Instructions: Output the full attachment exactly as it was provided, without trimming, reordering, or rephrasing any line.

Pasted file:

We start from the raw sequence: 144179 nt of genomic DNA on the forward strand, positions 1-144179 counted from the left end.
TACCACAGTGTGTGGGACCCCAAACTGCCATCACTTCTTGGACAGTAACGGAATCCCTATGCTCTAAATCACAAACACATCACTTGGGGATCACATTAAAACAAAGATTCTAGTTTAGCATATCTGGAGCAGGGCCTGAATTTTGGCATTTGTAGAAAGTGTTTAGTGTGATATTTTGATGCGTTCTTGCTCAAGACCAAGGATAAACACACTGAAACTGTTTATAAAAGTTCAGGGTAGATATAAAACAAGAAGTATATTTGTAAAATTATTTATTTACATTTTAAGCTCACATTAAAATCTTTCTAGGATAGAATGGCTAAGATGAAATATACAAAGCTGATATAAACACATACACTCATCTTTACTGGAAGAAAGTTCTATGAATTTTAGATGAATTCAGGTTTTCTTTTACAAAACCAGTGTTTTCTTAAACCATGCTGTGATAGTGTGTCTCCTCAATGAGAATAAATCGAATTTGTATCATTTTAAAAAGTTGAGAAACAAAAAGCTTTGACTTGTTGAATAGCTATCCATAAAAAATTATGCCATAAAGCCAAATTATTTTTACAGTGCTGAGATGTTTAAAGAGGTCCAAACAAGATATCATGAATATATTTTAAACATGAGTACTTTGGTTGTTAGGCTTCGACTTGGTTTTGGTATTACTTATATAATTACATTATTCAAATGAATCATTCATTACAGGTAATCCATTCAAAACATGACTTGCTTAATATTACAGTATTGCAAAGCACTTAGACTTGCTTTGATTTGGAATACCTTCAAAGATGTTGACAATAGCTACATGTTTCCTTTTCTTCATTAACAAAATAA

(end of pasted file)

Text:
We start from the raw sequence: 144179 nt of genomic DNA on the forward strand, positions 1-144179 counted from the left end.
TACCACAGTGTGTGGGACCCCAAACTGCCATCACTTCTTGGACAGTAACGGAATCCCTATGCTCTAAATCACAAACACATCACTTGGGGATCACATTAAAACAAAGATTCTAGTTTAGCATATCTGGAGCAGGGCCTGAATTTTGGCATTTGTAGAAAGTGTTTAGTGTGATATTTTGATGCGTTCTTGCTCAAGACCAAGGATAAACACACTGAAACTGTTTATAAAAGTTCAGGGTAGATATAAAACAAGAAGTATATTTGTAAAATTATTTATTTACATTTTAAGCTCACATTAAAATCTTTCTAGGATAGAATGGCTAAGATGAAATATACAAAGCTGATATAAACACATACACTCATCTTTACTGGAAGAAAGTTCTATGAATTTTAGATGAATTCAGGTTTTCTTTTACAAAACCAGTGTTTTCTTAAACCATGCTGTGATAGTGTGTCTCCTCAATGAGAATAAATCGAATTTGTATCATTTTAAAAAGTTGAGAAACAAAAAGCTTTGACTTGTTGAATAGCTATCCATAAAAAATTATGCCATAAAGCCAAATTATTTTTACAGTGCTGAGATGTTTAAAGAGGTCCAAACAAGATATCATGAATATATTTTAAACATGAGTACTTTGGTTGTTAGGCTTCGACTTGGTTTTGGTATTACTTATATAATTACATTATTCAAATGAATCATTCATTACAGGTAATCCATTCAAAACATGACTTGCTTAATATTACAGTATTGCAAAGCACTTAGACTTGCTTTGATTTGGAATACCTTCAAAGATGTTGACAATAGCTACATGTTTCCTTTTCTTCATTAACAAAATAA